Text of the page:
The central idea underlying an RTOS with a fixed-priority scheduler is that a high-priority task should be scheduled ahead of one with lower priority. If necessary, the RTOS can even pre-empt the running task, forcing it to yield the CPU to a higher priority task. Yet, as a developer you have to watch out for programming pitfalls that can result in a higher priority task having to wait for a lower priority task – this condition is known as priority inversion.

Priority inversions can occur in conjunction with a mutex, message queue or other type of synchronization object. The best way to describe the problem is probably to step through an example.

Three tasks and one semaphore

Priority Inversion

Priority inversion at work – the high-priority (red) task is blocked by lower priority tasks.

In the timeline diagram above, captured with Tracealyzer, we have a low-priority task (green) executing. It takes a binary semaphore to protect some critical section and continues to execute code within the critical section. When the high-priority task (red) enters the ready state, the RTOS pre-empts the green task and lets the red run. The red task tries to grab the same binary semaphore, but is blocked as the low-priority green task is holding it.

So far, everything is fine – this is expected behaviour. In general, the green task would now run and quickly release the semaphore, at which time it is again pre-empted and the red task can obtain the semaphore and proceed. This time, however, an inversion occurs instead. For some reason, maybe a timed wait that has expired, a medium-priority (orange) task has entered the ready state and is allowed to execute ahead of the green task. As the orange task has no knowledge of the contested semaphore, it happily runs to completion. Only then does the green task finally run so that it can release the semaphore and hand over execution to the red, high-priority task.

So, the high-priority task was blocked and had to wait for an indeterminate time while a medium-priority task ran to completion. That is Priority inversion at work.

Priority should be inherited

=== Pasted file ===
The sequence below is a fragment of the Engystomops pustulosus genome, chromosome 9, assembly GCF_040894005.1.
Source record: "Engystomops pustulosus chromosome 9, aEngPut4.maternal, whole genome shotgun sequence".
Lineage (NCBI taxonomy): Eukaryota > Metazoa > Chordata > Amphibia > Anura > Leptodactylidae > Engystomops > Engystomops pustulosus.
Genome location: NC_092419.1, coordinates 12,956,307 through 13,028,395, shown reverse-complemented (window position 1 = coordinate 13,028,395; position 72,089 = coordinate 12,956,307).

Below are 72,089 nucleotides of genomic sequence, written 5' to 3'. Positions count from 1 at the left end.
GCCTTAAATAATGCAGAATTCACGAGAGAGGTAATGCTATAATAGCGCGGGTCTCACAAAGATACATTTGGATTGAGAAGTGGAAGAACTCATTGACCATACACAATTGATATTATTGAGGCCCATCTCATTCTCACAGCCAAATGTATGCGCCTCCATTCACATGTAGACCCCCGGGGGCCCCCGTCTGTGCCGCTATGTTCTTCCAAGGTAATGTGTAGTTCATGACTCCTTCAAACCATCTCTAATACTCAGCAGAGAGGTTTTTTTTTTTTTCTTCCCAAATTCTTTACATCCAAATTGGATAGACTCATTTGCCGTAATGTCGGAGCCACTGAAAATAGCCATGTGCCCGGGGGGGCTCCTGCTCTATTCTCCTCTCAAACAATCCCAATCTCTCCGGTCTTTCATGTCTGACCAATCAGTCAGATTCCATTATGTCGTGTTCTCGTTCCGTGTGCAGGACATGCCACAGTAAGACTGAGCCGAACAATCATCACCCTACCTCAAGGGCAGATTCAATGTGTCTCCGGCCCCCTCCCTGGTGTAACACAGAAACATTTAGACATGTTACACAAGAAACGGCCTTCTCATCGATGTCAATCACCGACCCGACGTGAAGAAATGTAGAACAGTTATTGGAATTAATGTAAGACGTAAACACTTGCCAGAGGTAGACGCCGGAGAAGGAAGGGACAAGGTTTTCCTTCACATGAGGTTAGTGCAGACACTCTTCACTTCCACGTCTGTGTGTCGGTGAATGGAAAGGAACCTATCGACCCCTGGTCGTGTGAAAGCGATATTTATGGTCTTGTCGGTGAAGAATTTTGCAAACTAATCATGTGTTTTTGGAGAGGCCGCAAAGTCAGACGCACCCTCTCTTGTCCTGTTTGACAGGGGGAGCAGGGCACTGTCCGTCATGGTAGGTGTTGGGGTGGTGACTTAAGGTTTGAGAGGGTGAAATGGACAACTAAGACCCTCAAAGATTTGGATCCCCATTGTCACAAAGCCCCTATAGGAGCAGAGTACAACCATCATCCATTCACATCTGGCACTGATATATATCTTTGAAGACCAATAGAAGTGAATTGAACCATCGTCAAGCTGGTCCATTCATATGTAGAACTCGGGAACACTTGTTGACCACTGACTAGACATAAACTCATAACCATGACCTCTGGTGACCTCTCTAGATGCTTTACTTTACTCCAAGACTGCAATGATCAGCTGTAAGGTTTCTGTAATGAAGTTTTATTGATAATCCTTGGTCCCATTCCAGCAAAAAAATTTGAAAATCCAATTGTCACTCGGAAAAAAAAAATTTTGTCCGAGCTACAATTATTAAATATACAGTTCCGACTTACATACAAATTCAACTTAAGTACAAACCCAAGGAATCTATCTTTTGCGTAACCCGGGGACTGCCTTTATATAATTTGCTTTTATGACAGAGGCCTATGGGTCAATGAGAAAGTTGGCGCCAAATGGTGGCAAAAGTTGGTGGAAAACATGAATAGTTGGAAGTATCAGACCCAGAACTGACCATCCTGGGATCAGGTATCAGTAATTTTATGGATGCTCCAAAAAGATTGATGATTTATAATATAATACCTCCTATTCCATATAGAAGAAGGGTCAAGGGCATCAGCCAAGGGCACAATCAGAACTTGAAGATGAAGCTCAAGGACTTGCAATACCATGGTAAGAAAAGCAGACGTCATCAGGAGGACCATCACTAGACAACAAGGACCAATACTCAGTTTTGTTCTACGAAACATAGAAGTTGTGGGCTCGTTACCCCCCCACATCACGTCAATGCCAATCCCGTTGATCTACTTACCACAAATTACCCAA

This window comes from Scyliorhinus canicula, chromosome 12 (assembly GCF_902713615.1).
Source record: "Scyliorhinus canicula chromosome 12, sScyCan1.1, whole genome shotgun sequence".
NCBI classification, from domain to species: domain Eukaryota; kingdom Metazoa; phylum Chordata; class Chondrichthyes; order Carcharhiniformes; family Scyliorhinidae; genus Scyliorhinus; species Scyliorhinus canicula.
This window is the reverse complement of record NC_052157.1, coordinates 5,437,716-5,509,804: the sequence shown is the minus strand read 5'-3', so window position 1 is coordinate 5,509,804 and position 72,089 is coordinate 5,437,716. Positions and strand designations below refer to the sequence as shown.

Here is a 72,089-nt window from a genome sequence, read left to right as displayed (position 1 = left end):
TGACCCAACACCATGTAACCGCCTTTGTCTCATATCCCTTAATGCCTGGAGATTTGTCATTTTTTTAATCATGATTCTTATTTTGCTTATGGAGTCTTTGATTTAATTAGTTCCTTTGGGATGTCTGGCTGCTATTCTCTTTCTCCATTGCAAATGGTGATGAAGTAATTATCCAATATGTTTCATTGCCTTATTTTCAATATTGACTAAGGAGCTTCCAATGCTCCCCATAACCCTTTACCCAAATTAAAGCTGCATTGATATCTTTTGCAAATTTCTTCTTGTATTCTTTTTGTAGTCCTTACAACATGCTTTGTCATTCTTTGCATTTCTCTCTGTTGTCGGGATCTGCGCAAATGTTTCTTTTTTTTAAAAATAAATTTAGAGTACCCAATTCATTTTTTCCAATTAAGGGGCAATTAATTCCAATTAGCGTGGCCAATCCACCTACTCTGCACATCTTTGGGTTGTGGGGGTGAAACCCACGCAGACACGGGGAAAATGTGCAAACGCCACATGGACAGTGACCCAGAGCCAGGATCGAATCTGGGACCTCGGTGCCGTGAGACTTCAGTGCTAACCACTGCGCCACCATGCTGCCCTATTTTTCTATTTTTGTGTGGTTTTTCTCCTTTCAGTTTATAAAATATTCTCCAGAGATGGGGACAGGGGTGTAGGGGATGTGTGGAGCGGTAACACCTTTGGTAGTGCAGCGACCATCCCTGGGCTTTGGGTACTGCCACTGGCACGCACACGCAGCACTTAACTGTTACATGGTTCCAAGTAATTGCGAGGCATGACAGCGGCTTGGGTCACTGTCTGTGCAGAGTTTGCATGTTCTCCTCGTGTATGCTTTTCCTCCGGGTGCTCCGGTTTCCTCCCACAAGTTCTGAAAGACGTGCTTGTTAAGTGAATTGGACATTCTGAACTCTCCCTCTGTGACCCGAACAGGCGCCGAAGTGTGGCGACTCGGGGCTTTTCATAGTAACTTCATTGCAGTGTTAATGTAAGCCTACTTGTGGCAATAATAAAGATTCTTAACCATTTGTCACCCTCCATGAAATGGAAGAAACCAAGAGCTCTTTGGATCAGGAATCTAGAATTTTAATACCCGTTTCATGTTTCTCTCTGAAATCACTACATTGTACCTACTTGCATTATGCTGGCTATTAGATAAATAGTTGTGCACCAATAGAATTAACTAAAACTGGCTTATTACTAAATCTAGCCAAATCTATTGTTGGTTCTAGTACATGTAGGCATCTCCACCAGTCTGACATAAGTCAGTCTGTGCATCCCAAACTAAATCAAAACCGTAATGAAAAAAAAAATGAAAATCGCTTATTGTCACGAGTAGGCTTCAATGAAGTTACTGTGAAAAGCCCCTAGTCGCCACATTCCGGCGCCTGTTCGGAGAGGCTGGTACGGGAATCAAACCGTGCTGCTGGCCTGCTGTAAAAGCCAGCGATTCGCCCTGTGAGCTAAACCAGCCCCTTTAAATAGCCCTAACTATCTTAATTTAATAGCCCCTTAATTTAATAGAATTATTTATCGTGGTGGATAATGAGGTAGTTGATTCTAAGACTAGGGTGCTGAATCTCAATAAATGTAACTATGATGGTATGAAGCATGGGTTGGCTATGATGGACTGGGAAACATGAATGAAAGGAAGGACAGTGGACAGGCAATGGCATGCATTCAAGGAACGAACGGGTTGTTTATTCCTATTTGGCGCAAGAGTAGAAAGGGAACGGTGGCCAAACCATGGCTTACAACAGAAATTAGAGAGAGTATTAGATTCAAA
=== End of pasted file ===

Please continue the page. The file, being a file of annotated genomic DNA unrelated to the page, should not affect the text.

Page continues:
It is important to realize that the three tasks involved here were essentially helpless. None of them could have done anything to avoid the inversion, at least not without some support from the RTOS. Luckily, such support is available in many RTOSes in the form of mutexes with priority inheritance. A mutex (short for Mutual Exclusion) is a kind of semaphore intended for protecting a shared resource. Priority inheritance means that if a high priority task blocks while attempting to obtain a mutex that is currently held by a lower priority task, then the priority of the task holding the mutex is temporarily raised to that of the blocked task. In our scenario, when the red task was blocked the green task would have been elevated to red priority, effectively preventing the orange task from running.

Priority inheritance does not really cure priority inversion, it just minimises its effect in some situations. Hard real-time applications should still be carefully designed such that priority inversion does not happen in the first place.

Avoid blocking calls

Generally, avoid blocking on shared resources whenever possible. As an example, if your task writes data to a message queue (that might become full) you could instead use a sufficiently large queue that doesn’t get full and, as an extra precaution, write in a non-blocking manner and check the return value for any failed writes. And instead of using multiple critical sections scattered all over the code (sharing a mutex) you can instead create a “server” task that performs all direct operations on the resource and taking requests from “client” tasks using a message queue, in a non-blocking manner. The server can send any replies via other message queues, specified in the requests, that are owned by the client tasks.